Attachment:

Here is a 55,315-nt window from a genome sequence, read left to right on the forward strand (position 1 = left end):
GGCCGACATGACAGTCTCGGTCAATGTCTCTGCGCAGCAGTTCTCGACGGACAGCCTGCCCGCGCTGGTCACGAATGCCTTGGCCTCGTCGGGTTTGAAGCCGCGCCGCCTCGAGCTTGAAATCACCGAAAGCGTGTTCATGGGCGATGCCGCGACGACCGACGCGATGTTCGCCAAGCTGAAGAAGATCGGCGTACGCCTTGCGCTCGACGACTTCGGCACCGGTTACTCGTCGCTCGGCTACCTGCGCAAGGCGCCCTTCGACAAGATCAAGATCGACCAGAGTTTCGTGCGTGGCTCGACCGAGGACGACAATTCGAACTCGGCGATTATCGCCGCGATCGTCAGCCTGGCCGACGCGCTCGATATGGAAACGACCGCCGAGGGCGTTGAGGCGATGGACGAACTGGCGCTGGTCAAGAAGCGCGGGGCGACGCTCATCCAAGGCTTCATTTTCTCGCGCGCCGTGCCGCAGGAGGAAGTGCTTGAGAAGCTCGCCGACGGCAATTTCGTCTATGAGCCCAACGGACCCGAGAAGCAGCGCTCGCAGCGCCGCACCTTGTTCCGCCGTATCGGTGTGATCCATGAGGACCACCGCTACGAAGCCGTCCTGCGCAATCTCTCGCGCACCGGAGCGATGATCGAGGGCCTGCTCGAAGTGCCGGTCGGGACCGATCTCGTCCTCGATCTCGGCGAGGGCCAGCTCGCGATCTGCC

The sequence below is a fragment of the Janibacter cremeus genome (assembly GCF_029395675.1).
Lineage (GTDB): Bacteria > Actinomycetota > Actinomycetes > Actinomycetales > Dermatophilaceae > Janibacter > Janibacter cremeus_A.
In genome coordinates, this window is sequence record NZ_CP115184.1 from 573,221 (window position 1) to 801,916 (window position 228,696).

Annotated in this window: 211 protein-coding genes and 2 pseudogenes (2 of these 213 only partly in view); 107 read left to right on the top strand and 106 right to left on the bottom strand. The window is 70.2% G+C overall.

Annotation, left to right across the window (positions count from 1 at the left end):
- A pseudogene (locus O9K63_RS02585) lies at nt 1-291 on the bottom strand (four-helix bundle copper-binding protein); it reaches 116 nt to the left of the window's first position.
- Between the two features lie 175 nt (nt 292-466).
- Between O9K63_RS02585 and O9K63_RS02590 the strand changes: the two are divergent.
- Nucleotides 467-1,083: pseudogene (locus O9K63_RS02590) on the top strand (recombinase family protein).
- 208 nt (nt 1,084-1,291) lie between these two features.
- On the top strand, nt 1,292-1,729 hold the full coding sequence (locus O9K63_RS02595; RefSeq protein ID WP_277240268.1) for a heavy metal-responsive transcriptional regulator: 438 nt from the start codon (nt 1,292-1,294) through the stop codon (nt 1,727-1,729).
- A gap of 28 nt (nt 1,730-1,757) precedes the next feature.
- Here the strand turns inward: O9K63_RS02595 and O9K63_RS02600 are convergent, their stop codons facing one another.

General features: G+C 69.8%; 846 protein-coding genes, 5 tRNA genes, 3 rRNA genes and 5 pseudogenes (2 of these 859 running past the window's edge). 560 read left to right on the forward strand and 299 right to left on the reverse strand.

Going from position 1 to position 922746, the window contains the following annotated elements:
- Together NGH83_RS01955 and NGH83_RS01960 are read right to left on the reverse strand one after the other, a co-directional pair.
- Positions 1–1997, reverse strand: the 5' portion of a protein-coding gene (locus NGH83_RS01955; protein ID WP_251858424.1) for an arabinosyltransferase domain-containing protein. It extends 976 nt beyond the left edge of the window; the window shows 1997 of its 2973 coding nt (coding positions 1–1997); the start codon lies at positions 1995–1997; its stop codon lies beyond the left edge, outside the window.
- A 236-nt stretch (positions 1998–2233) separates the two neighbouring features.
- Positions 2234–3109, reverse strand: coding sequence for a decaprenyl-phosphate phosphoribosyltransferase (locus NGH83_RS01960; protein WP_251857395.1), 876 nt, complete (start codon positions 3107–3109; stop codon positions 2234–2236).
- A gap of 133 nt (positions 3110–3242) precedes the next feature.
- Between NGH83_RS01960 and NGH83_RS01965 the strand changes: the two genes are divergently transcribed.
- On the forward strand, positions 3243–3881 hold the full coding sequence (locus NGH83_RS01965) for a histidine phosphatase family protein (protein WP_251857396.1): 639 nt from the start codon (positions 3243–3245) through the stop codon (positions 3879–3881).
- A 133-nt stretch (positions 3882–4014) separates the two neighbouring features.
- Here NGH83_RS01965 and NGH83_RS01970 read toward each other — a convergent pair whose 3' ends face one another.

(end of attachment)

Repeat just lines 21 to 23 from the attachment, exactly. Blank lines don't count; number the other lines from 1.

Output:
- Positions 2234–3109, reverse strand: coding sequence for a decaprenyl-phosphate phosphoribosyltransferase (locus NGH83_RS01960; protein WP_251857395.1), 876 nt, complete (start codon positions 3107–3109; stop codon positions 2234–2236).
- A gap of 133 nt (positions 3110–3242) precedes the next feature.
- Between NGH83_RS01960 and NGH83_RS01965 the strand changes: the two genes are divergently transcribed.